Perhaps nothing changes the nature of a room more than a new coat of paint. But before you take up the brush or roller, check out these tips from the style makers we’ve recently featured in our House Calls column.
1. Use the best quality of paint you can afford
"Always buy the top-of-the-line paint for best finish and durability," says prop stylist David Anger. Anger’s Minneapolis home is done in Benjamin Moore’s Linen White with pops of color coming from accent walls and artwork.
2. Go green
Photographer Carmen Troesser says she doesn’t consider herself a master painter, but she says: "I do go for the very lowest VOC or no VOC paint, always." Not only is it good for the environment, it reduces that new paint smell. In her St. Charles, Missouri living room, she chose Clothesline Fresh by Valspar.
3. Prep with a thorough clean
Lifestyle guru Carlo Geraci painted his Brooklyn apartment in Benjamin Moore’s Antique Pewter. But before the brush hit the wall, he did a through prep. "Always dust and clean baseboards and trim before painting," he says. "I always use a Swiffer duster, then baby wipes. Baby wipes are gentle on the existing paint, but really lift dirt and residue."
4. Take the color on a road test.
Jamie Bryant, owner and farmer at Bluebell Farms and former interior designer, says the best thing to do is to try out a color before committing. In her Fayette, Missouri house she took her time choosing her shade.
"Order larger swatches from paint stores or paint several colors on one wall," she says. "Look at the colors throughout the day and notice how they change in lighting. A paint color viewed in the store will look dramatically different in your home." In their event barn, they used Chantilly Lace by Benjamin Moore.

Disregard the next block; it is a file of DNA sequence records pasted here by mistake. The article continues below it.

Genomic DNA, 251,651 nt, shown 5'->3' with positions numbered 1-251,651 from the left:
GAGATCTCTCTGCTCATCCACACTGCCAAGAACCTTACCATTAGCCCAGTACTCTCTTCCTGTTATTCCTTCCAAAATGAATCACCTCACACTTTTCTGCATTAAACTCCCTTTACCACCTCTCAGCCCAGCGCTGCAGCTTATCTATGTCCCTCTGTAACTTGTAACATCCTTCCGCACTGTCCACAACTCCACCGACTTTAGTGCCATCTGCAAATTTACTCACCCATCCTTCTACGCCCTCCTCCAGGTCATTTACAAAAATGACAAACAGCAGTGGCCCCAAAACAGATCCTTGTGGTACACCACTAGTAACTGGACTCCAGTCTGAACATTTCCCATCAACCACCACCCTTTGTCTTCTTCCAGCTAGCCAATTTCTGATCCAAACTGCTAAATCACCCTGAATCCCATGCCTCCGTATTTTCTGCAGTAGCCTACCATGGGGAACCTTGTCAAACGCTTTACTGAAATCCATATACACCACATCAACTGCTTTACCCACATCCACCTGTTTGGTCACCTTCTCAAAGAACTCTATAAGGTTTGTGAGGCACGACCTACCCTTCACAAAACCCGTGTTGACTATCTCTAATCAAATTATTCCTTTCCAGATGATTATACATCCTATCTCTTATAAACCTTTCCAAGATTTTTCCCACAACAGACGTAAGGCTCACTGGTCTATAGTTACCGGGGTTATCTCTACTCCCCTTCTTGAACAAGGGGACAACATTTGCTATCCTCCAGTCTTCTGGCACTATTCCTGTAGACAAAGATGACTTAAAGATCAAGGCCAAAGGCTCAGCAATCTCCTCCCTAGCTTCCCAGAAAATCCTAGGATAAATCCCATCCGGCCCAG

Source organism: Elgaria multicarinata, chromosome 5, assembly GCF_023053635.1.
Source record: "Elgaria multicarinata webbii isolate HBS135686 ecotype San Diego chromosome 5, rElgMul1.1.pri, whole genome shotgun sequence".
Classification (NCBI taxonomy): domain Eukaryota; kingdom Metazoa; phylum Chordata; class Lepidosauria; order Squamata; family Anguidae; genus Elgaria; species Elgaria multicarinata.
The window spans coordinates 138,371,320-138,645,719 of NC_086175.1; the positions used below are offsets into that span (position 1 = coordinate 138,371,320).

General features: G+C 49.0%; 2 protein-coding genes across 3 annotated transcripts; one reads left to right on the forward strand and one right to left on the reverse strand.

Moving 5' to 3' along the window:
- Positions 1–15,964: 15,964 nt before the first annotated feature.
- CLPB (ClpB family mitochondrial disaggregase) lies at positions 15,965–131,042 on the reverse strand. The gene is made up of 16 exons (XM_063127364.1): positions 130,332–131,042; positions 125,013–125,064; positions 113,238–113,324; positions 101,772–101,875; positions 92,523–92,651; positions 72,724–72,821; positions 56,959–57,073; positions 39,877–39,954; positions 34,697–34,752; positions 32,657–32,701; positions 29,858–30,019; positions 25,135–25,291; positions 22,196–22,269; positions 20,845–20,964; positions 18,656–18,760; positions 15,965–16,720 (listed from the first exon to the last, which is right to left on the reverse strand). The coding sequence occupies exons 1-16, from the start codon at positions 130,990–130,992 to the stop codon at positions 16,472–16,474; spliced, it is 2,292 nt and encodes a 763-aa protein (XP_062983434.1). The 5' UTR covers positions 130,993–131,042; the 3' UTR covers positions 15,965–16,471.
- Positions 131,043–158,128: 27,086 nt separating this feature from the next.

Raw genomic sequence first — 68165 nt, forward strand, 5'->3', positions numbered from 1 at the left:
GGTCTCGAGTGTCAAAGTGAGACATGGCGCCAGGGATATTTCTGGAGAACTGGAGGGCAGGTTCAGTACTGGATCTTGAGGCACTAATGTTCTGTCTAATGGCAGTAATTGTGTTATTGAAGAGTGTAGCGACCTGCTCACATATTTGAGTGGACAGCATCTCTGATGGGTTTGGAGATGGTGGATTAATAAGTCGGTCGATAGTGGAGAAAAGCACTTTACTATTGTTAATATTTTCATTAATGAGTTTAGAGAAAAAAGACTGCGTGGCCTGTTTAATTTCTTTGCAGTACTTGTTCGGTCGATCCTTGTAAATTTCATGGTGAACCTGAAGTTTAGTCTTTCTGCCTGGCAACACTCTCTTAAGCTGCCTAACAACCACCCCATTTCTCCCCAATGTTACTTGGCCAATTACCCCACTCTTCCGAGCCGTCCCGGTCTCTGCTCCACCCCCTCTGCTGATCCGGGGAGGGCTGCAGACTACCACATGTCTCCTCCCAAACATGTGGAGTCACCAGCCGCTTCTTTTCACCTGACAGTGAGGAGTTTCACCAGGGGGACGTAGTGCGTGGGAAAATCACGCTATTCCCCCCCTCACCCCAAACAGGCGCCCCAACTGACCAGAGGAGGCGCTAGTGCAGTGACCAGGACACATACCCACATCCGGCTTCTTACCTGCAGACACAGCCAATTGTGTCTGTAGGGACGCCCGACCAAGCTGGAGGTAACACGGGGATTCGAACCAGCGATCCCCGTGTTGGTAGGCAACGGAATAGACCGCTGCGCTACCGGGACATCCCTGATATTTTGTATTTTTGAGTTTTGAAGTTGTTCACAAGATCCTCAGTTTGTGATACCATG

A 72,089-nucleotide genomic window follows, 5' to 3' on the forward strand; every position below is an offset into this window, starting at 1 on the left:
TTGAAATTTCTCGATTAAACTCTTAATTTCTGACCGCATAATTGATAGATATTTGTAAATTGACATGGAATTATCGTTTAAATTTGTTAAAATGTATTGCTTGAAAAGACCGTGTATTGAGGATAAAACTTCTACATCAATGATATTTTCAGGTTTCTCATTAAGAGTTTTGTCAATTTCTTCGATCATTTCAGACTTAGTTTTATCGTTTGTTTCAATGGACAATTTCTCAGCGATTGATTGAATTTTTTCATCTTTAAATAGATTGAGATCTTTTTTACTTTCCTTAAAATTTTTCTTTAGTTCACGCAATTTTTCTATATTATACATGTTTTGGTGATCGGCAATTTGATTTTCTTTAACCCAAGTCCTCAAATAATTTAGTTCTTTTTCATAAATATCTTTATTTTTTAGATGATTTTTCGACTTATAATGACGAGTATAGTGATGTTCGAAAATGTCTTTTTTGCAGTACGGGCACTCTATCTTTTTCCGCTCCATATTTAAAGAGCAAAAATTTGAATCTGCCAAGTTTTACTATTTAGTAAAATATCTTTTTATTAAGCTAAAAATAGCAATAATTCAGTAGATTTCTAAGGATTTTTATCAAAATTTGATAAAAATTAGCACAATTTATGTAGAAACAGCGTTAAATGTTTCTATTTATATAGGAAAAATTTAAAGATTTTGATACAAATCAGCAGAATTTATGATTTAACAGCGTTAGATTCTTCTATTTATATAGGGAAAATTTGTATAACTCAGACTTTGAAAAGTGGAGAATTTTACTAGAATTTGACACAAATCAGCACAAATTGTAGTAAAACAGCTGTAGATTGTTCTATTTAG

5. Tint the ceiling
One of the most troubling paint problems looms overhead, as in the ceiling. Choosing a hue for the top of the room can be tough. Bryant makes it work with some clever blending. "Tint the ceiling white with a small amount of your wall color to create a subtle transition from wall to ceiling," she says.
6. Smooth it out
Photographer Hallie Burton says her best advice is to hire a professional painter. But, if you do decide to try your hand at the task, she recommends using a fine (short bristle) roller. "The less texture, the better," she says. "For me, anyway." In her New York City apartment she went with Atrium White by Benjamin Moore.
7. Use the right tool for the right task
In his New Jersey cabin, furniture designer Ben Erickson decided to forgo rollers and sprayers for a simple, hand-held paintbrush. "All of the paneling in my cabin was actually brushed with a 4- or 5-inch-wide brush. This is historically accurate for woodwork and gives you a great linear texture," he says. "For flat walls and ceilings I almost always use an 18-inch roller because the coverage is so much more even and you're done in a third of the time." In his home, he uses a color by Benjamin Moore called Decorator’s White.